This past week, we live-blogged about Secretary of Homeland Security Janet Napolitano’s admission during a Senate hearing that she still supports the Dream Act, a bill that would grant amnesty to individuals unlawfully in the United States who arrived before the age of 16. Amnesty advocates like America’s Voice are now touting the Secretary’s answer as a sign that the Obama administration will move for a full amnesty this year.
Despite its humanitarian pitch, the DREAM Act is bad public policy. Heritage fellow James Carafano wrote in 2007:
The bill would allow applicants to immediately receive conditional legal status, including eligibility for federal benefits like student loans.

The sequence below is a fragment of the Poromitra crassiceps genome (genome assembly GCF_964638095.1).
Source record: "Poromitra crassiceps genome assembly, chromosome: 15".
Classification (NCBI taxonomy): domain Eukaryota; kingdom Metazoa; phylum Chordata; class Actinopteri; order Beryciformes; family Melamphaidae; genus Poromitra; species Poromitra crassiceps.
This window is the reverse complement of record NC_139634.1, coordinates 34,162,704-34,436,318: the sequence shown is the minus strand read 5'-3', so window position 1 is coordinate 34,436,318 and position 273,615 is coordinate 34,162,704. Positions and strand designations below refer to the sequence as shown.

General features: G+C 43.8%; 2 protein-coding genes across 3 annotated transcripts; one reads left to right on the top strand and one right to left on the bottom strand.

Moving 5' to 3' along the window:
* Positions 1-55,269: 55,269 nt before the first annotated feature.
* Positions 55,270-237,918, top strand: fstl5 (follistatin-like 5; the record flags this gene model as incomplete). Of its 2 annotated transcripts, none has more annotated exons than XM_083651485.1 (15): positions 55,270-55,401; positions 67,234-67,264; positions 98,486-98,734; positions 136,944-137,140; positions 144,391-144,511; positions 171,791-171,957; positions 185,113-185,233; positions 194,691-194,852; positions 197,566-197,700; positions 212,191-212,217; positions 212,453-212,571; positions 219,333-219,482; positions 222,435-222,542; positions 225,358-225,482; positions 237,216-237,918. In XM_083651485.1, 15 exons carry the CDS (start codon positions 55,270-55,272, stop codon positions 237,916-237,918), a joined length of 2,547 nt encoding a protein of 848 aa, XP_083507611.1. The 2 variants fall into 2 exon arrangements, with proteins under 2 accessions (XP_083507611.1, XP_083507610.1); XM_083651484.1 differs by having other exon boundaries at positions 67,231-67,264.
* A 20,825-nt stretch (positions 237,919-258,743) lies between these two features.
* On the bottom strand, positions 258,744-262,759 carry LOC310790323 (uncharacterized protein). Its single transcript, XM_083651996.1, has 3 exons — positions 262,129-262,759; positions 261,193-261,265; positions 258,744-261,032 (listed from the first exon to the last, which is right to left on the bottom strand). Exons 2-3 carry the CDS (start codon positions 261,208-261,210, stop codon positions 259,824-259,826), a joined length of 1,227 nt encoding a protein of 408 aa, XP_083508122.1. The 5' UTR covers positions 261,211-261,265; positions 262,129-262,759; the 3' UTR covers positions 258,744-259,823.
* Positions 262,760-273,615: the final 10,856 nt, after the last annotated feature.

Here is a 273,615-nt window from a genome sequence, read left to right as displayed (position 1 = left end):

The DREAM Act is not a new legislative proposal developed in the wake of the amnesty bill’s collapse earlier this year; the DREAM Act was first proposed five years ago. Its implications for undermining the enforcement of U.S. immigration laws were so obvious that the measure was never voted out of the Senate Judiciary Committee.
This bill, regardless of the humanitarian goals claimed by its supporters, would further undermine efforts to enforce immigration laws and border security. It would make the task of securing the U.S.-Mexican border more difficult, and it would lead to higher costs for the state and local governments that bear much of the fiscal burden of unlawful presence.